Arts & Culture

Wilde drama puts jury on the stand

By
Arts & Culture Staff Writer
Monday, October 3, 2011

“Gross Indecency: The Three Trials of Oscar Wilde,” Sock & Buskin’s current production running in Leeds Theater, plays a neat trick. Throughout the course of Wilde’s 1895 hearings for sodomy, illegal in England until 1967, Wilde’s own letters and literature were seized by his opposition as damning evidence. But now, as the audience bears witness to recreations of the trials, we become the jury and it is Wilde’s accusers who are found guilty.

The play, directed by Kym Moore, assistant professor of theater arts and performance studies, and written by Moises Kaufman, weaves together verbatim court records, press clippings, personal correspondences and excerpts from Wilde’s works. The result is a pointillist portrait of a man of mythic proportions, the wit of a century born a century too soon.

It is impossible to know what Wilde would produce if he were alive today, but I would wager heavily that he would have a Twitter — the man was simply unparalleled when it came to the clever turn of phrase, and he knew it, too. “I have never had adoration for anybody but myself,” crows Brian Cross ’12, who embodies Wilde with every flawless, deliberate gesture. Watch Cross flick back the tails of his silver waistcoat or the twinkle in his eye as he delivers yet another of Wilde’s crisp axioms. His performance is genius and his possession by the spirit of the legendary writer complete, especially as his veneer of cocky charisma is worn down by the humiliations of the trials.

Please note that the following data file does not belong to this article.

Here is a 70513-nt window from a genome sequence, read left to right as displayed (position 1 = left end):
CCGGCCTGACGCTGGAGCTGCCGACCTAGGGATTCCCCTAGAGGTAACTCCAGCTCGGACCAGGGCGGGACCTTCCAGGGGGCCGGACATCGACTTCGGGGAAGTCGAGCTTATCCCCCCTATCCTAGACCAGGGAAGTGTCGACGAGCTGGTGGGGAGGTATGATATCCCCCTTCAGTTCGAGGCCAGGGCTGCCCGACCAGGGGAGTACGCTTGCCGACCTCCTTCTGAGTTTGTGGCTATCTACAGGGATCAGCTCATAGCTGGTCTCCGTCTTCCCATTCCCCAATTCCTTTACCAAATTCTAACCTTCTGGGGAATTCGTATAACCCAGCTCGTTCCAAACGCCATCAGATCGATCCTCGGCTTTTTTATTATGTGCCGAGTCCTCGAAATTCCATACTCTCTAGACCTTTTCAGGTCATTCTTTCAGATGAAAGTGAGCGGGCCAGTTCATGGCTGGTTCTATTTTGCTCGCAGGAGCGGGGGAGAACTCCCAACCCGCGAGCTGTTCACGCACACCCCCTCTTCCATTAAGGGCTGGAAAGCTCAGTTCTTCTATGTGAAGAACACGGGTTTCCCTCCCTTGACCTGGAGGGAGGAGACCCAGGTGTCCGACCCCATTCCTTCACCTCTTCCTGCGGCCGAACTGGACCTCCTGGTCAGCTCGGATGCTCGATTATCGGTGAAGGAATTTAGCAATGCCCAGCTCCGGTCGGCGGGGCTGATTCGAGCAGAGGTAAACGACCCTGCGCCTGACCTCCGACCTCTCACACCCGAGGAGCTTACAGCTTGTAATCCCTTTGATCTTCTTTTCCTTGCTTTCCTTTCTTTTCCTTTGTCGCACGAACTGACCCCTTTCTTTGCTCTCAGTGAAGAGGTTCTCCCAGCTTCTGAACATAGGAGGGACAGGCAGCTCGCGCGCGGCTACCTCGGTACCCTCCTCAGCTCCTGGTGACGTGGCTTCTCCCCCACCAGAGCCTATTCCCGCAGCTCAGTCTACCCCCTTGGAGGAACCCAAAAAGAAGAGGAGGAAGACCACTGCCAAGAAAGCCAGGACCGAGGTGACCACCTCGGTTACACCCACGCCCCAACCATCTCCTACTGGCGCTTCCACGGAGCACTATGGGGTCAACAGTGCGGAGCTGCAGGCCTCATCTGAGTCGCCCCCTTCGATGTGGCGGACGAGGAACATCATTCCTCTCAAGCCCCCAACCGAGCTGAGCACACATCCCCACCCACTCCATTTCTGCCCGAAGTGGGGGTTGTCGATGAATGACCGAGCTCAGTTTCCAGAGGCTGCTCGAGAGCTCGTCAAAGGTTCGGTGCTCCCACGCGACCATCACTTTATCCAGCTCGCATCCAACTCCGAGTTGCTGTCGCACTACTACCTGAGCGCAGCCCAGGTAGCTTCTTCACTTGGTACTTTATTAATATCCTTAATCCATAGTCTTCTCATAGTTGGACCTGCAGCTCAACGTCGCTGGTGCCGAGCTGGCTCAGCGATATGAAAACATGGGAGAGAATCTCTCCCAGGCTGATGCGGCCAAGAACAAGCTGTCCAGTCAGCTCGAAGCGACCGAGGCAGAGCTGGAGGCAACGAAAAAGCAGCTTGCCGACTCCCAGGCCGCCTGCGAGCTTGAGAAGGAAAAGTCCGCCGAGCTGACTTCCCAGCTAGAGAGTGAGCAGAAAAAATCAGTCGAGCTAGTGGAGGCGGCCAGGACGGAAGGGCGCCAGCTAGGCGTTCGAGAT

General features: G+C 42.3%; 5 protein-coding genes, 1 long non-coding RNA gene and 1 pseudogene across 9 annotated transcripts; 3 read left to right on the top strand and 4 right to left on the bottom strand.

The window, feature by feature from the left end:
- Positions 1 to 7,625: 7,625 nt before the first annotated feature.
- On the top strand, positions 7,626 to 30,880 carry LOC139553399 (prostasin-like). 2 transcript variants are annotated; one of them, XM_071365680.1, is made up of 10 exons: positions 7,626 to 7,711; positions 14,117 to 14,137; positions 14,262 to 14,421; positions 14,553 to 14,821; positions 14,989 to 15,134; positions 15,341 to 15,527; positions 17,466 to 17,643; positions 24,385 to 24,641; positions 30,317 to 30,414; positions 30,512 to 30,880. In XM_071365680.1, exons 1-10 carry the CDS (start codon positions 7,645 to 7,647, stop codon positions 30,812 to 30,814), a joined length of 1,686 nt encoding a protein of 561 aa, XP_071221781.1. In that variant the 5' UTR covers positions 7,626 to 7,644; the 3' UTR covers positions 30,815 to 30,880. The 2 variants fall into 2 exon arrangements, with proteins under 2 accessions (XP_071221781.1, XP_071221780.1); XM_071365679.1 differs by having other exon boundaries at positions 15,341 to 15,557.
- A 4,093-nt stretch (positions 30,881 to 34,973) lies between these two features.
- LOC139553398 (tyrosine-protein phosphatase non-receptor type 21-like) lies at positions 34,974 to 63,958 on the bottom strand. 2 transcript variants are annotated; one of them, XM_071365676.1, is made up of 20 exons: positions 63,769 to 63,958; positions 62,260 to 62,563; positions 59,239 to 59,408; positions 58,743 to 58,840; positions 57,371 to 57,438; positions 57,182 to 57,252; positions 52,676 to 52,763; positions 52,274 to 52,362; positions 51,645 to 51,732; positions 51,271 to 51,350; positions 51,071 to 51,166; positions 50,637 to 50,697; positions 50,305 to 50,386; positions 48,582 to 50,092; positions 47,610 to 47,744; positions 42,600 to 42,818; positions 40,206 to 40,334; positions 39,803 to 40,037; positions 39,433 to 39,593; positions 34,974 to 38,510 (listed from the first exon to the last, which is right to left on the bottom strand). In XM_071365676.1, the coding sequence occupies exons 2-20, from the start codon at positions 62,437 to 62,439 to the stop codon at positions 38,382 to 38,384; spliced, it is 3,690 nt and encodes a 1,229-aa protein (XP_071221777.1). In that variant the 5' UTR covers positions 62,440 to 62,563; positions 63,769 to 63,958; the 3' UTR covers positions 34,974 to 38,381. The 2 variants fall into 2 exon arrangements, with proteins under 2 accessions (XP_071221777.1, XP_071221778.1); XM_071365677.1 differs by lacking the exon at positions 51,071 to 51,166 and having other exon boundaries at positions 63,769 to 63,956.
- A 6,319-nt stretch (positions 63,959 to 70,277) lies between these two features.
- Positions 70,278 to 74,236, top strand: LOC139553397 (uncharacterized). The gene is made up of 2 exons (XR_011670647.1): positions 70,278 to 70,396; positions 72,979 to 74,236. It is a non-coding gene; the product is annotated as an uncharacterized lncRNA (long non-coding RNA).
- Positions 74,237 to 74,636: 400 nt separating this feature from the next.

Cross is supported by a uniformly excellent cast of nine actors, chameleons outfitted in dapper vests and ties shifting between characters and nuanced accents with flair. It is clear all involved in the production are having a terrific time and, even more, that they feel they have a story worth telling.

Oscar Wilde’s life ended tragically. It is awful to watch a man who believed so passionately in beauty and art die disgraced and destitute, his copies of his own books sold to fund his legal costs. With each production of this show, and the standing ovation that concluded it Friday night, his legacy receives a bit of the justice that was denied him in the courtroom.

Perhaps Oscar Wilde has made peace with his fate. After all, it was he who said, “Always forgive your enemies — nothing annoys them so much.”